Truthfulness and lie are of the most far-reaching significance for relations among men. Sociological structures differ profoundly according to the measure of lying which operates in them. … [I]n very simple circumstances the lie is often more harmless in regard to the maintenance of the group than under more complex conditions. Primitive man who lives in a small group, who satisfies his needs through his own production or through direct cooperation, who limits his intellectual interests to his own experiences or to unilinear tradition, surveys and controls the material of his life more easily and completely than does the man of higher cultures. To be sure, the innumerable errors and superstitions in the life of primitive man are harmful enough to him, but far less so than are corresponding ones in advanced epochs, because the practice of his life is guided in the main by those few facts and circumstances of which his narrow angle of vision permits him to gain directly a correct view. In a richer and larger cultural life, however, existence rests on a thousand premises which the single individual cannot trace and verify to their roots at all, but must take on faith. Our modern life is based to a much larger extent than is usually realized upon the faith in the honesty of the other. Examples are our economy, which becomes more and more a credit economy, or our science, in which most scholars must use innumerable results of other scientists which they cannot examine. We base our gravest decisions on a complex system of conceptions, most of which presuppose the confidence that we will not be betrayed. Under modern conditions, the lie, therefore, becomes something much more devastating than it was earlier, something which questions the very foundations of our life. If among ourselves today, the lie were as negligible a sin as it was among the Greek gods, the Jewish patriarchs, or the South Seas islanders; and if we were not deterred from it by the utmost severity of the moral law; then the organization of modern life would be simply impossible; for, modern life is a “credit economy” in a much broader than a strictly economic sense.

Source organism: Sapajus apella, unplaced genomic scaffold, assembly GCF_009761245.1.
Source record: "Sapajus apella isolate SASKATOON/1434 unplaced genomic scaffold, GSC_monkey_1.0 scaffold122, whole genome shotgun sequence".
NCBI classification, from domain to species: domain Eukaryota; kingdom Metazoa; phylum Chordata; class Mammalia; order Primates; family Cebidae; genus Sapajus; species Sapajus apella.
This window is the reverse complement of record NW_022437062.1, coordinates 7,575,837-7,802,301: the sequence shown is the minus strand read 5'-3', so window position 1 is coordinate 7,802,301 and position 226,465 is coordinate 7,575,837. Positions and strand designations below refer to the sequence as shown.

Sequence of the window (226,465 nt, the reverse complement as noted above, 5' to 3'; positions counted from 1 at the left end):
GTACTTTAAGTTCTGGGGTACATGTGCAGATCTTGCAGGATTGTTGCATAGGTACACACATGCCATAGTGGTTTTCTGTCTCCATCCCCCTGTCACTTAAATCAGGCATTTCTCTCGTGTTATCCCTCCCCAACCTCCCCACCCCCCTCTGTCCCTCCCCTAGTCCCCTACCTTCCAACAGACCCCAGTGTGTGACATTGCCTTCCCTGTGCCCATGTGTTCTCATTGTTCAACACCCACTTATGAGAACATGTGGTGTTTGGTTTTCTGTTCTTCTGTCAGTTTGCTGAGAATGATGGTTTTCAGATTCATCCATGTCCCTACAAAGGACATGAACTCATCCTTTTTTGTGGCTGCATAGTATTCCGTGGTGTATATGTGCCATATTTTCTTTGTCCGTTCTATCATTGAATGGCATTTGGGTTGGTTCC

[From The Sociology of Georg Simmel, translated and edited by Kurt H. Wolff (Free Press, 1950), pp. 312-313; the emphases are mine.]